AT THE SCENE
Nick Davis, BBC News, Haiti
Relief is finally getting through to some in Port-au-Prince but it's a trickle - not a flood - of the aid needed by the people here.
The US navy is using helicopters to drop supplies of bottled water using soldiers on the ground to keep control. The UN also has distribution points handing out high-energy bars to the hungry.
But demand is outstripping supply - with food and water being taken faster than they can pass it out.
The BBC's Mark Doyle in Leogane, west of Port-au-Prince, described the scene as "apocalyptic", with thousands left homeless and almost every building destroyed.
But in a sign of hope, rescuers pulled a woman alive from rubble on Sunday. Twelve others were rescued on Saturday, the UN said.
There are also security concerns amid reports of looting.
The US Southern Command's Lt-Gen Ken Keen said that while streets were largely calm there had been an increase in violence.
"We are going to have to address the situation of security," he said, quoted by the Associated Press.
"We've had incidents of violence that impede our ability to support the government of Haiti and answer the challenges that this country faces."
AFP news agency quoted one of its photographers as saying police had opened fire on looters in a Port-au-Prince market, killing at least one of them.
It's really mass torture. Starve people, deprive them of water, then start to hand out sustenance in dribs and drabs, adding to the mental anguish, hoping people will fight over things, rather than simply providing enough for everyone right away, as was more than possible. Meanwhile, the obedient media conjure images for the audience for the news elaborating on the Pentagon's key theme "air drops will start riots". Why would air drops of water and food and necessaries incite riots? It's nonsenseical. It's absurd. Unless the audience is prepared - which alas much of it is - with an image to supply to that caption: the image of animals, hungry wolves, starving, maddened, and one bone tossed among them. Of course the audience is envisioning beastly savages and something inadequate, one bone, one bottle, falling from the sky among them, not enough for all. Why? Because that is the law of nature - there is never enough for everyone. There simply can never be. That is how God made the world.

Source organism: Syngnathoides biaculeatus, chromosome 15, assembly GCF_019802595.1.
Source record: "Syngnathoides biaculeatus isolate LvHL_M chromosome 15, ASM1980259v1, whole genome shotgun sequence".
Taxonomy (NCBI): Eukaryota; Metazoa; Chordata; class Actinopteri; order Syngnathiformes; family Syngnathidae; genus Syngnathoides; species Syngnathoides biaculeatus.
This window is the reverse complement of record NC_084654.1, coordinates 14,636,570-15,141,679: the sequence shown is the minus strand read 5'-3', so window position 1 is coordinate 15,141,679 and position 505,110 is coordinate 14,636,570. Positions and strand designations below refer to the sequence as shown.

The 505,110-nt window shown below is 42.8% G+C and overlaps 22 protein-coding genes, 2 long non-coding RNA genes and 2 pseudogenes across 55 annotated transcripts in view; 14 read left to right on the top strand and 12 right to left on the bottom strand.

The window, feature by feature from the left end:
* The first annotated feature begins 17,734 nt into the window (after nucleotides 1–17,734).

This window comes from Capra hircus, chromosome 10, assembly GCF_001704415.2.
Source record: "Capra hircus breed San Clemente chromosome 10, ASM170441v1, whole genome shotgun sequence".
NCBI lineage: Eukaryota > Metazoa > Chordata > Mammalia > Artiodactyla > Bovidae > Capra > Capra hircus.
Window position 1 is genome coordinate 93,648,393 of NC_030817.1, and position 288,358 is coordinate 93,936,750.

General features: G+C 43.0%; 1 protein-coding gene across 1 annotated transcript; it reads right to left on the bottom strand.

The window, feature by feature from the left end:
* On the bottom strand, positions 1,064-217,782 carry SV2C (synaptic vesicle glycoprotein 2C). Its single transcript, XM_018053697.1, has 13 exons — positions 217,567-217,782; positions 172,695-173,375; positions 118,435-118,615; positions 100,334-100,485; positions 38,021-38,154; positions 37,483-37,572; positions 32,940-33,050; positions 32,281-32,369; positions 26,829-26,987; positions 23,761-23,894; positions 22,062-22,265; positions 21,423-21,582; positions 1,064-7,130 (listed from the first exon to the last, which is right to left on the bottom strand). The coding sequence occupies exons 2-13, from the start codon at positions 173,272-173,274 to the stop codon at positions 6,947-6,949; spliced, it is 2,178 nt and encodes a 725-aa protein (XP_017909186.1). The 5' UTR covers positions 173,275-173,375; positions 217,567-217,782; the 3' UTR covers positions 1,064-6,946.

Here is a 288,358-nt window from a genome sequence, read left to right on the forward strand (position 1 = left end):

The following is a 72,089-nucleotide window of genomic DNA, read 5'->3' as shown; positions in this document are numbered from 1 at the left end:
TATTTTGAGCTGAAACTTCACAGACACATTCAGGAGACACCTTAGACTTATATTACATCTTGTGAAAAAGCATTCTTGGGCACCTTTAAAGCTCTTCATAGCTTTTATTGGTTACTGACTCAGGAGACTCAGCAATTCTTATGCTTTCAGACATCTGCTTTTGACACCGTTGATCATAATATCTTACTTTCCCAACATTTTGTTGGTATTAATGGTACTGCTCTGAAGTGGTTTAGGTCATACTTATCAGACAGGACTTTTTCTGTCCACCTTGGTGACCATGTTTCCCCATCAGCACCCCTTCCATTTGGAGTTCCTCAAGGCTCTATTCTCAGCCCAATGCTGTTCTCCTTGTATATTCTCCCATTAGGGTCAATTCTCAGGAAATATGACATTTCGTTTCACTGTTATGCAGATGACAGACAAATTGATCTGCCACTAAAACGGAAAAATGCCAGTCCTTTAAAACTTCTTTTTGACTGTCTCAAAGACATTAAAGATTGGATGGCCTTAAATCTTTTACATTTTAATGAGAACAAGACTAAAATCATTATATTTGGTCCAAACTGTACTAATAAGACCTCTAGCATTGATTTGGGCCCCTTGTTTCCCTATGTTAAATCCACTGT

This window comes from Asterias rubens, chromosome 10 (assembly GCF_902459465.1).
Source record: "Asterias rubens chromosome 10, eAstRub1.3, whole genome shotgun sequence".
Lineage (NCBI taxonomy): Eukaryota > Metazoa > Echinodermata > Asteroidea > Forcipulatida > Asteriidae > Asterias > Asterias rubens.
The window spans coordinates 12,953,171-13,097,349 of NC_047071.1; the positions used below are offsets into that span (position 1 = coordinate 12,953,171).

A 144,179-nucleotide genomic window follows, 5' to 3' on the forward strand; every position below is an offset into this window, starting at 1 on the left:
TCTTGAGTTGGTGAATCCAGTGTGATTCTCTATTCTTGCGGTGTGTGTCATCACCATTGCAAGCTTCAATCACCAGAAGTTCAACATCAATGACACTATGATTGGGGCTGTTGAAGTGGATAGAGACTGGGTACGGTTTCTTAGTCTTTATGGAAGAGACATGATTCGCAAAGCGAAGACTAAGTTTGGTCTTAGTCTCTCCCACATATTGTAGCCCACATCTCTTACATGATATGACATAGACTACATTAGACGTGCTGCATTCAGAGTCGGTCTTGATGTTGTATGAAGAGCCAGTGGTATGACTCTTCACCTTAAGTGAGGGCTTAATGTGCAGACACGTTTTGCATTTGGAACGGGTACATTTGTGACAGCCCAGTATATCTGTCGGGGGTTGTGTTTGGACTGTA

In fact, the least competent Oxfam employee could have directed an operation, with the resources available, which would have completely met at least the nutritional needs of the entire population certainly within 12 hours. Housing, medical and rescue needs of course are more difficult after such a catastrophe, but there was no reason for anyone in Haiti to be hungry and thirsty for even 24 hours. These are tactics of population control and manipulation, by which the occupying power aims to break the will, spirit and solidarity of the population.